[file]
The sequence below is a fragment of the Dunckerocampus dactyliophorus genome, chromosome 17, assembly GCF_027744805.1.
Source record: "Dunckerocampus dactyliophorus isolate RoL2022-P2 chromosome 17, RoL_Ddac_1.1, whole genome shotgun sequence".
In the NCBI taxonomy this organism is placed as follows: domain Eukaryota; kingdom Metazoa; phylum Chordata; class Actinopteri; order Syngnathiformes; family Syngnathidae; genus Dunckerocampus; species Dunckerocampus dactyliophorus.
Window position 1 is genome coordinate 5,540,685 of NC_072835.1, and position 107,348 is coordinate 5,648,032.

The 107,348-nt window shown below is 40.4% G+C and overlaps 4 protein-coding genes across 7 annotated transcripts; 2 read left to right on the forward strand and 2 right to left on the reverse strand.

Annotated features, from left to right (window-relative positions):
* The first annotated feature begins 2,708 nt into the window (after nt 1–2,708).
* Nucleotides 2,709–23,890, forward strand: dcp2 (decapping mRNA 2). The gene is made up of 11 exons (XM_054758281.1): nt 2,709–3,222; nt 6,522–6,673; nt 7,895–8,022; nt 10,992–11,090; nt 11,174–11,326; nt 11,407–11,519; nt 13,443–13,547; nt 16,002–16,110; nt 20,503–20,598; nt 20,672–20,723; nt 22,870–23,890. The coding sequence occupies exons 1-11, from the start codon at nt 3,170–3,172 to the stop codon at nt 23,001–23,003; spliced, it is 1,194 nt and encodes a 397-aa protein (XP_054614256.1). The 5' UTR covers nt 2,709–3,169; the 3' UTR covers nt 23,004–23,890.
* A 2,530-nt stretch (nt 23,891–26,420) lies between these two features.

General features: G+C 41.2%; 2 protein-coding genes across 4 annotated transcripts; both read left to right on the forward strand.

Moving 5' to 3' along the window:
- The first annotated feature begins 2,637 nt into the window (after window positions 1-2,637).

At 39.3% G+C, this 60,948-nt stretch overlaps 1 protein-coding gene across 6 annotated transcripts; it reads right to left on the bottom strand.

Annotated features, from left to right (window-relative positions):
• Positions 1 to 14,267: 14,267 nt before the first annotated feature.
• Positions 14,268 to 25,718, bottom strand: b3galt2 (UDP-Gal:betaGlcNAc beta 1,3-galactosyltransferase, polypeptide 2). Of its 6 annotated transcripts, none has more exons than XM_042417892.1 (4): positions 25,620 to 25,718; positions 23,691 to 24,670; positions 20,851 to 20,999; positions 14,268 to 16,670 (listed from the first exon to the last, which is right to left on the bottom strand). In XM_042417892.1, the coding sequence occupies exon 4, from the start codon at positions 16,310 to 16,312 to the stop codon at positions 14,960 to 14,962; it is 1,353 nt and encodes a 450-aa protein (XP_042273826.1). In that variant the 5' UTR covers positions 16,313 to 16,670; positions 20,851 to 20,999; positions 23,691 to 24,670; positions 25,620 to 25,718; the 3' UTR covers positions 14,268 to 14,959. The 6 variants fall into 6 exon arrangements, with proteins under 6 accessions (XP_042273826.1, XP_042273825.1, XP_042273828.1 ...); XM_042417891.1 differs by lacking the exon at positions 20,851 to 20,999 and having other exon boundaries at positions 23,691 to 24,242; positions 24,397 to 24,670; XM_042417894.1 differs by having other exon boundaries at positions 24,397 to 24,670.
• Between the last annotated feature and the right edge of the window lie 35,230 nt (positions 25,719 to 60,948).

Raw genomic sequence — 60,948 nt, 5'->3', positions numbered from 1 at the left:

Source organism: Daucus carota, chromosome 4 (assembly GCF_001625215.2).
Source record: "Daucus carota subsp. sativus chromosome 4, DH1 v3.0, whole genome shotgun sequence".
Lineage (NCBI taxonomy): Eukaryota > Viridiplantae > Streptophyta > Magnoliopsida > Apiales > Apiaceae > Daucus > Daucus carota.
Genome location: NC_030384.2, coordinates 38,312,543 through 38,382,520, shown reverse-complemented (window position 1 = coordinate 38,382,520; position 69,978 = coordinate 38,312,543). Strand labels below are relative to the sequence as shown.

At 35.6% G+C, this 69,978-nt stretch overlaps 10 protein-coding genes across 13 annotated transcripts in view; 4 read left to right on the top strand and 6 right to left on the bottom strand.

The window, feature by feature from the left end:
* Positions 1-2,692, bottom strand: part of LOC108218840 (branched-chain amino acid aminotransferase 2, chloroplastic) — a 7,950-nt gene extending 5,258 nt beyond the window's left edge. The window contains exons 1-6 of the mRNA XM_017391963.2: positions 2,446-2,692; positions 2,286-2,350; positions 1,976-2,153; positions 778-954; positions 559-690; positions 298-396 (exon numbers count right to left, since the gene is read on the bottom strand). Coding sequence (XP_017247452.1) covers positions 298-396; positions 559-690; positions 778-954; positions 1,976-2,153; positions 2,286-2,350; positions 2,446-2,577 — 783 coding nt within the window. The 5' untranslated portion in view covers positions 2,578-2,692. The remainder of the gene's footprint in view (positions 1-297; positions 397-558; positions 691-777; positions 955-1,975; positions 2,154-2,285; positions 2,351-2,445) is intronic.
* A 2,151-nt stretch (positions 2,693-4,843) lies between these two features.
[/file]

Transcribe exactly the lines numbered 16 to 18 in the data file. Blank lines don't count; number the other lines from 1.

• Positions 14,268 to 25,718, bottom strand: b3galt2 (UDP-Gal:betaGlcNAc beta 1,3-galactosyltransferase, polypeptide 2). Of its 6 annotated transcripts, none has more exons than XM_042417892.1 (4): positions 25,620 to 25,718; positions 23,691 to 24,670; positions 20,851 to 20,999; positions 14,268 to 16,670 (listed from the first exon to the last, which is right to left on the bottom strand). In XM_042417892.1, the coding sequence occupies exon 4, from the start codon at positions 16,310 to 16,312 to the stop codon at positions 14,960 to 14,962; it is 1,353 nt and encodes a 450-aa protein (XP_042273826.1). In that variant the 5' UTR covers positions 16,313 to 16,670; positions 20,851 to 20,999; positions 23,691 to 24,670; positions 25,620 to 25,718; the 3' UTR covers positions 14,268 to 14,959. The 6 variants fall into 6 exon arrangements, with proteins under 6 accessions (XP_042273826.1, XP_042273825.1, XP_042273828.1 ...); XM_042417891.1 differs by lacking the exon at positions 20,851 to 20,999 and having other exon boundaries at positions 23,691 to 24,242; positions 24,397 to 24,670; XM_042417894.1 differs by having other exon boundaries at positions 24,397 to 24,670.
• Between the last annotated feature and the right edge of the window lie 35,230 nt (positions 25,719 to 60,948).

Raw genomic sequence — 60,948 nt, 5'->3', positions numbered from 1 at the left: